Thank you so much for your consideration towards my design, in which the first double-page spread by necessity imposes page one on the left-hand side. You are absolutely right that the addition of a blank page, to force page one to the right, would disrupt the design of the entire book.
Here's my design strategy: I start each section with a right-hand title page and I don't number the title pages. That's why page one starts on the left not the right.
Since the printer is working with a PDF, not an InDesign file, the rationale escapes me for why they say that page one has to be on the right. I realize that this puts you into a possibly difficult position since technically our book breaks the printer's rule, so I am willing to troubleshoot it with you by doing something like adding a number in white - which would not show up in print - to the title page, if need be; I'm not sure if this would satisfy their rule, tho', since page one would still show up on the left-hand side. Tho' I am absolutely open to little tricks like this (adding invisible white numbers to title pages) - I am NOT willing to completely re-design this book in order to force page one onto the right-hand side.
Earlier this month, I emailed Haley and Adalee about this "page one on the right side" issue that was raised at that time by Haley. I will include my email to her as well as her reply, below.
Author Laurie Conrad and I have published two other books with Authorhouse. Originally we worked with Eli Richart, who has a lot of knowledge of pre-press and was able to negotiate with the printer on our behalf for technical considerations that would allow Authorhouse to support our design. Eli still works for Authorhouse, and will likely remember working with Laurie and I, so maybe he would be a good person to confer with about this issue.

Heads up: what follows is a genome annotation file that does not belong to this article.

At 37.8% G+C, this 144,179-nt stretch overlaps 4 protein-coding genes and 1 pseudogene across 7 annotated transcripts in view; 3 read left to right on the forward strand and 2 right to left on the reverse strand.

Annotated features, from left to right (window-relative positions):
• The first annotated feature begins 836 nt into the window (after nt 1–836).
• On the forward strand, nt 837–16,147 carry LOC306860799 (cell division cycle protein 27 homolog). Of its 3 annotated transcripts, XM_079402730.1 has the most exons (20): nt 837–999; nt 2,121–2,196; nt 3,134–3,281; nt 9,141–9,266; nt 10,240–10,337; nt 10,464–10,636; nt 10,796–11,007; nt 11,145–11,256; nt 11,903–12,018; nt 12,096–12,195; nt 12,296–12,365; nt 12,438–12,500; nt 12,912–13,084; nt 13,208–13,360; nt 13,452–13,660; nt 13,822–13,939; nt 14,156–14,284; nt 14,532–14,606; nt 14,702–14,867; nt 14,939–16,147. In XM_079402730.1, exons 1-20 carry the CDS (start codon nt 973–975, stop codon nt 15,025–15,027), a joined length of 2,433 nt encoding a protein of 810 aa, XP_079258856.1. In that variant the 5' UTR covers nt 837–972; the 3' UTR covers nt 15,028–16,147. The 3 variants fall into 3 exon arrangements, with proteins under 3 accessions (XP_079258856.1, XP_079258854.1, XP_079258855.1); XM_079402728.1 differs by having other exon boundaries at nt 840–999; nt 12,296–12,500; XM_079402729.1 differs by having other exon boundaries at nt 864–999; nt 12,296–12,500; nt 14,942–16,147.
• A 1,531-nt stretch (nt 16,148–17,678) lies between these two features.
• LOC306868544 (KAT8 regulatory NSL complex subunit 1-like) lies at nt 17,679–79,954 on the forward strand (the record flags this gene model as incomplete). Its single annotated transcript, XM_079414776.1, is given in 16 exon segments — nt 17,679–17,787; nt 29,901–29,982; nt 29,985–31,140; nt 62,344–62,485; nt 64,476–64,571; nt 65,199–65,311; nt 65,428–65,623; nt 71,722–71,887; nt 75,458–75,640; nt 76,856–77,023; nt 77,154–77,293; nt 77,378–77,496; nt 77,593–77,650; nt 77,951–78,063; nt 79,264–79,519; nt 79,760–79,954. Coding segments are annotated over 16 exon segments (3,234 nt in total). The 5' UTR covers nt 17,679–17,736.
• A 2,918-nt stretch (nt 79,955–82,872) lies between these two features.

Let me know what you discover and how this works out. All I ask is that no alterations be made to my design.
Poor Diana; wrote Diana and thanked her for being so restrained in her response to the new design team we were recently assigned. And I sincerely hope this is the end our troubles with the publisher.
Thursday, February 24
A short message from our new designer for Visits With Angels: “ I spoke with Adalee and she said it was fine if the first page started on the left hand page.” Her message ends with: “Let me know if you want to move ahead with this file, or if you’d rather renumber all the pages and send a new pdf.” I can only imagine Diana’s response to that last sentence; sent to the message on to Diana.
Poor Diana and poor Visits With Angels - it seems we all seem to revisit the same old ground over and over again.
Ithaca is supposed to receive up to twelve inches of snow by tomorrow night, starting at four in the morning; have already arranged snow shoveling teams with the neighbors.
Since the Liszt and Ravel are now firmly memorized, decided tonight to add on a Debussy Prelude and possibly L’Isle Joyeuse. I will try to find the score of L’Isle Joyeuse tonight, and begin reading through it. It seems to me that I had quickly memorized it some years ago, before illness and injury forced me into temporary retirement. Which means I probably will not remember a note of it ...
The life of a pianist - all those notes in our head, often many thousands of them, for every concert. And to be a concert pianist, we have to know the pieces we play well enough that we could write down every note if asked to. In a concert situation, we cannot solely rely on muscle memory, we have to know the notes, by name, by position on the keyboard, by their position in the key and chord ... I have to be able to recreate the score in my mind, visualize it if necessary, every page, every phrase - every note ... The price of Beauty ...